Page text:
The proposed rule will make the per file error rate even more burdensome. As written, the proposal effectively doubles the number of fields from the present 36 to 72. The methodology to calculate the per file error rate is such that if even one field is incorrect in a given application, the entire record is considered an error, even if every other field in that record is accurate – including all “key” fields as defined in the Joint Letter. In other words, the error rate of the record could be as low as 2.8% and the record would still be deemed inaccurate. According to our members’ calculations, once the new requirements are in place, the error rate of the record could be as low as 1.4% and yet the record would be inaccurate. Simply put, these standards are overly-burdensome, yet lack a corresponding benefit, and the most recent proposed changes will inherently make this already unreasonably onerous metric twice as difficult to achieve. 

Coordinate with Prudential Regulators

 Consistent with the Small Business Representative’s concerns during the small business review panel, we stress the importance of coordinating with prudential regulators when establishing data integrity standards. In this vein, we urge the CFPB to treat the file error rate issue as a regulatory matter, rather than a supervisory matter, to encourage uniform HMDA application among regulatory agencies. However, if it remains a supervisory matter, we strongly urge a collaborative approach either through the FFIEC or otherwise, to ensure consistency and uniformity. HMDA data are screened by the CFPB for accuracy under Regulation C for institutions within its jurisdiction, including banks over $10 billion in assets, while depositories at or below $10 billion in assets are supervised by their prudential regulators, the OCC, FDIC, FRB, or NCUA. Adding further complexity, depository institutions over $10 billion are also reviewed for Community Reinvestment Act (“CRA”) data integrity by their prudential regulators, as CRA is not within the CFPB’s scope. Hence, many institutions are subject to two or more different screens. We stress the importance of consistency to reduce regulatory excess and increased costs, which are ultimately borne by consumers.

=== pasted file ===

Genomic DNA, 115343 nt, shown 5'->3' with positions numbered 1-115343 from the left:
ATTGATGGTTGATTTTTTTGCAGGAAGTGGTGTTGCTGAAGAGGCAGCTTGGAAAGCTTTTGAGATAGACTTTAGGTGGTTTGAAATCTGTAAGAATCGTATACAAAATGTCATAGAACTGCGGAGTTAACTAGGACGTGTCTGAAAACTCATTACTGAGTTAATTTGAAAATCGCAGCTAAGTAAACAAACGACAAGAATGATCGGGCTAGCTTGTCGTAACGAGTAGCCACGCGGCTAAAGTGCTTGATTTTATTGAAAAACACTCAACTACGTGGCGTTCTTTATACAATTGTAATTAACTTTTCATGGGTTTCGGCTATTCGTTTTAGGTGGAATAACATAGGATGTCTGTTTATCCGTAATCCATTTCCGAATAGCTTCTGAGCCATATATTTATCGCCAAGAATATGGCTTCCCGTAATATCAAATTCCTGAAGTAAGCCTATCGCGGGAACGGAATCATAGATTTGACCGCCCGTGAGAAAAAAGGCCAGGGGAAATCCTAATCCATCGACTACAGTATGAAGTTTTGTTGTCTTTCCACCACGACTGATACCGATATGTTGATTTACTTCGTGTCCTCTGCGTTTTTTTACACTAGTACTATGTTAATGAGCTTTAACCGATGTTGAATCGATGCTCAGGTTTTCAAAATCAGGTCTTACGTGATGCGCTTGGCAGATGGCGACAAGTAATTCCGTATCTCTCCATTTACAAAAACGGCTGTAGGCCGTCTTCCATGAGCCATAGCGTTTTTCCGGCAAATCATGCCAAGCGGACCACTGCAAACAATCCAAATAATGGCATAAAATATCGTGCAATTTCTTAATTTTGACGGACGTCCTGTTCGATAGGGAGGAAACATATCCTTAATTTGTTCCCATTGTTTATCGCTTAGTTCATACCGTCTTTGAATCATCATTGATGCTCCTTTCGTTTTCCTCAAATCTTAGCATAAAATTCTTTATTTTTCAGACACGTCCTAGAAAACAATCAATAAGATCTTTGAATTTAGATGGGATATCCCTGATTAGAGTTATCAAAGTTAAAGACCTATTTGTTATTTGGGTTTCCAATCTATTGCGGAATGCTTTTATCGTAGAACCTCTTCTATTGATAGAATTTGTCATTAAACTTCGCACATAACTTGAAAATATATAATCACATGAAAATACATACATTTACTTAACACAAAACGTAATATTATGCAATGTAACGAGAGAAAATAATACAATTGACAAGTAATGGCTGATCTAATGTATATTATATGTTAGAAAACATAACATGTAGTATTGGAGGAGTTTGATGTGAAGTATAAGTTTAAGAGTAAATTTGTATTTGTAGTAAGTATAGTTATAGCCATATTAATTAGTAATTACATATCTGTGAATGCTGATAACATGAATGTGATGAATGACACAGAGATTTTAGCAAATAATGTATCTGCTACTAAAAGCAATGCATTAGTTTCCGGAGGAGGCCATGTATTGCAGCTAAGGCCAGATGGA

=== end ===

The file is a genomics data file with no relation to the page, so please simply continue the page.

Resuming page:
Thank you for considering data integrity standards and the important issue of eliminating the file error rate. We appreciate the Bureau’s efforts of streamlining HMDA reporting and would welcome the opportunity to be a resource throughout the rulemaking process. Please do not hesitate to contact Kate Larson of CBA at 202.552.6366 or Rob Rowe of ABA at 202.663.5029 with any questions regarding this letter or the Joint letter.


Kate Larson

Regulatory Counsel

Consumer Bankers Association


Rob Rowe

Vice President & Associate Chief Counsel, Regulatory Compliance

American Bankers Association


cc. Kathleen Ryan, CFPB